If you’ve been reading the blog for the last little while, you know that I’ve been hanging out on Plurk recently. Naturally, that means that I have been playing with Plurk as well, and trying to integrate it into my daily routine. When I used Twitter, it meant that I used Twitterfeed to create Tweets from the entries that I posted here. The problem is that Plurk has no such interface, as it doesn’t have an API, so no such solution exists.
Luckily, Plurk power-user Ryan Lim came to the rescue. Not long ago, he released RLPlurkAPI, a PHP-based API into Plurk. It’s not an official API, but it’s good enough to allow outside services to access Plurk from the outside. It isn’t Twitterfeed either, but what it did was allow people such as myself to see that it’s possible to access the system from the outside. Unfortunately, I still couldn’t do it, and I needed some more help.
Getting the Perl API to Work
Enter Andy Armstrong, Perl Monger extraordinaire. Within a very short period of time, he had announced the release of WWW::Plurk, a Perl-based module for accessing Plurk from the outside. Now we’re talking – this means that Movable Type users are getting closer to getting in on the action – and more importantly, it means that my own efforts to make the connection, which had hit a wall, now had some help on making things work!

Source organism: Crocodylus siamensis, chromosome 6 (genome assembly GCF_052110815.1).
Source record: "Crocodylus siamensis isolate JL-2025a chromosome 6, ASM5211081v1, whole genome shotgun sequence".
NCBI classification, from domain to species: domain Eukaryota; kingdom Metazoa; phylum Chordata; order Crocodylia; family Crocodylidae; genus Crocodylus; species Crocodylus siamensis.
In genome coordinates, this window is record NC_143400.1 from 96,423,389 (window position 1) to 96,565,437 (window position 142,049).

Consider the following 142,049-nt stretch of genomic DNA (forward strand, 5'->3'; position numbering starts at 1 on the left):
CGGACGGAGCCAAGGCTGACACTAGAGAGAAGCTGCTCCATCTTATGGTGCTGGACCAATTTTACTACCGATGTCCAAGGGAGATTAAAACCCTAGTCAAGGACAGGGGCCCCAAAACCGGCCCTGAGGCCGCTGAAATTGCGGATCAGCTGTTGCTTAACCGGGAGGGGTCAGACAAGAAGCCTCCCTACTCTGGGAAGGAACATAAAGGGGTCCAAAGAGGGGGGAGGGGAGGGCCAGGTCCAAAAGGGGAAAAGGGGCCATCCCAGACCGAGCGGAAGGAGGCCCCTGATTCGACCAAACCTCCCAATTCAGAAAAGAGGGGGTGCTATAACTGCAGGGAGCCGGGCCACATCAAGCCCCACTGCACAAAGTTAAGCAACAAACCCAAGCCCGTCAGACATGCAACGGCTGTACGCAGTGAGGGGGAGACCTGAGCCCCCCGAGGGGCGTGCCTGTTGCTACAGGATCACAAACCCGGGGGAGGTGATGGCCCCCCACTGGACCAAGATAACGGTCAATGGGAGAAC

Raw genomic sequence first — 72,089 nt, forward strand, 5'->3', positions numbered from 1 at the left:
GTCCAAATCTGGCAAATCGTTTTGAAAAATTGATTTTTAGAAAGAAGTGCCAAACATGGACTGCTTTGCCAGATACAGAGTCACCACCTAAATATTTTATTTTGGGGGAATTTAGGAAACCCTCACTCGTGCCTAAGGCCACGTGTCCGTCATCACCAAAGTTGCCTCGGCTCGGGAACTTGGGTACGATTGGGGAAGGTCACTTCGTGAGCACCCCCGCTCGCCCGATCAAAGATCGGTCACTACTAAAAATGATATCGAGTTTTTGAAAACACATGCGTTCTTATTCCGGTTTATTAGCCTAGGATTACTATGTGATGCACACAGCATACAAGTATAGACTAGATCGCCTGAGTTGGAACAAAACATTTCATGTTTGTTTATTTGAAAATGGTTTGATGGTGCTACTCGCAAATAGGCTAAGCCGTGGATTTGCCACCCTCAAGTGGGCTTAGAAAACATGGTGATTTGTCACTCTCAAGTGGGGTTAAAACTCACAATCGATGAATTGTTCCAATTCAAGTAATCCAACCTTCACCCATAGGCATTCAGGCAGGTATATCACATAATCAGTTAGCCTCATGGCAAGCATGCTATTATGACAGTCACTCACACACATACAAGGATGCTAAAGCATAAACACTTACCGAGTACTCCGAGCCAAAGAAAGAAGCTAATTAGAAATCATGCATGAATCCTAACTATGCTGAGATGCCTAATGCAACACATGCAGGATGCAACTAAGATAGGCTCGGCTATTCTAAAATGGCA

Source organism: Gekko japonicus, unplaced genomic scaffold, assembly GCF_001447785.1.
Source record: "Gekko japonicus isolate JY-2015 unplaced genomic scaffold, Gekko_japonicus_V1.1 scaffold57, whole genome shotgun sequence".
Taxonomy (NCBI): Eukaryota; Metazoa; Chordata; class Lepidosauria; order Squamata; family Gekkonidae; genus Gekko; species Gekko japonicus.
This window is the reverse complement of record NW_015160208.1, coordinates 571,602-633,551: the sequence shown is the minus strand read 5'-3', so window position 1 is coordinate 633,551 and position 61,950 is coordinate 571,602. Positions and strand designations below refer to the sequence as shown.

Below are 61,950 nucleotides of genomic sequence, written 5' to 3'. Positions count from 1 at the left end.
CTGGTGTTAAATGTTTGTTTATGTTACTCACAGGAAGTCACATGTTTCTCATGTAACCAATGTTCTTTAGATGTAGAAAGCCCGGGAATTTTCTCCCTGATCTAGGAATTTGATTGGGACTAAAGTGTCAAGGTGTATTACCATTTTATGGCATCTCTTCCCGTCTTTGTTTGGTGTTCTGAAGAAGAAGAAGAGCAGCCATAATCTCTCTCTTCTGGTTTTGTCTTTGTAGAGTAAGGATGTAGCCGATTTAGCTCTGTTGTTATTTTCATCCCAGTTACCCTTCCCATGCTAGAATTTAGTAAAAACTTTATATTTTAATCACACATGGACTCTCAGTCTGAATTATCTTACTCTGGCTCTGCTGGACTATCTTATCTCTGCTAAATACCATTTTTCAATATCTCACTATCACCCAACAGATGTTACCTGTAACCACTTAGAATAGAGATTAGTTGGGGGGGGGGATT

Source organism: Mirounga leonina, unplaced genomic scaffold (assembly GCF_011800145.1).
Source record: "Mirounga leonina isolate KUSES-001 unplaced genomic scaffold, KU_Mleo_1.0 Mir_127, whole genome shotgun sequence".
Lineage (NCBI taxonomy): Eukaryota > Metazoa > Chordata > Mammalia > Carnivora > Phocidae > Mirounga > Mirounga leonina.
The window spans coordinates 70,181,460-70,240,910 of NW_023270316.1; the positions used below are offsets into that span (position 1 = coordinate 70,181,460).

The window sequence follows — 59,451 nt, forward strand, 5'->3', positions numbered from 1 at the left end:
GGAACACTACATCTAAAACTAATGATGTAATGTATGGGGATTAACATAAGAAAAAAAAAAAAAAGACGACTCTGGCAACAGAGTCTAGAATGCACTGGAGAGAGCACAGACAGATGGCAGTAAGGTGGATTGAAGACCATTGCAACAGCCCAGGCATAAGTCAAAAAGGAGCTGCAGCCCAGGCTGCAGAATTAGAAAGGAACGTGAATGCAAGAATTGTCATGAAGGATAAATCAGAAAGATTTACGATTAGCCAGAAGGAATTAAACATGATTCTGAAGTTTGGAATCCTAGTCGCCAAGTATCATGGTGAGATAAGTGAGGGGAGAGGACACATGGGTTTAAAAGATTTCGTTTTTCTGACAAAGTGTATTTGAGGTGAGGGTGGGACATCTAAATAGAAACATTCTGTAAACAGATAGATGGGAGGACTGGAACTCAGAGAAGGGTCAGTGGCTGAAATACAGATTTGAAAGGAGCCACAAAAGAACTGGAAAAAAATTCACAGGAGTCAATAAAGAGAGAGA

I continued to look at both Andy and Ryan’s work, and before long I had made my own inroads on accessing Plurk from the outside. I was able to pull out friend data – using a slightly different method than either of the others were using – and I also was able to send a plurk into the system (using roughly the same methods that they used). However, I decided that I would stop there, because frankly I didn’t need the ability to approve friend requests or pull out plurks. There is a widget for the plurks, and I just wanted to be able to get at certain pieces of the system.
Here Comes MT-Plurk
After a bit of tweaking, such as eliminating duplicates from updating more than once by writing a record into the PluginData table, and adding some logic to help create better plurks due to the 140-character limit, MT-Plurk was born, and it seems to be working well. After downloading, just unzip it to the Plurk directory under the MT plugins directory, and you’re ready to begin.
You will need to visit the settings screen, where you specify your Plurk username. If you don’t care about sending plurks into the system, you’re actually done at this point. The only thing needed to retrieve friend information is the username (this is the area that differs from Andy and Ryan’s work). In fact, because of this, I might change the plugin in the future where you can retrieve anyone’s friend information, but at the moment it’s only for a single user. Anyway, if you’d like to send plurks based on new entries, you’ll also need to include your Plurk password, the language code to use (defaults to en) and the qualifier to use (defaults to shares). Be careful with the language code and qualifier – if you use invalid values, then the plurk will not post correctly!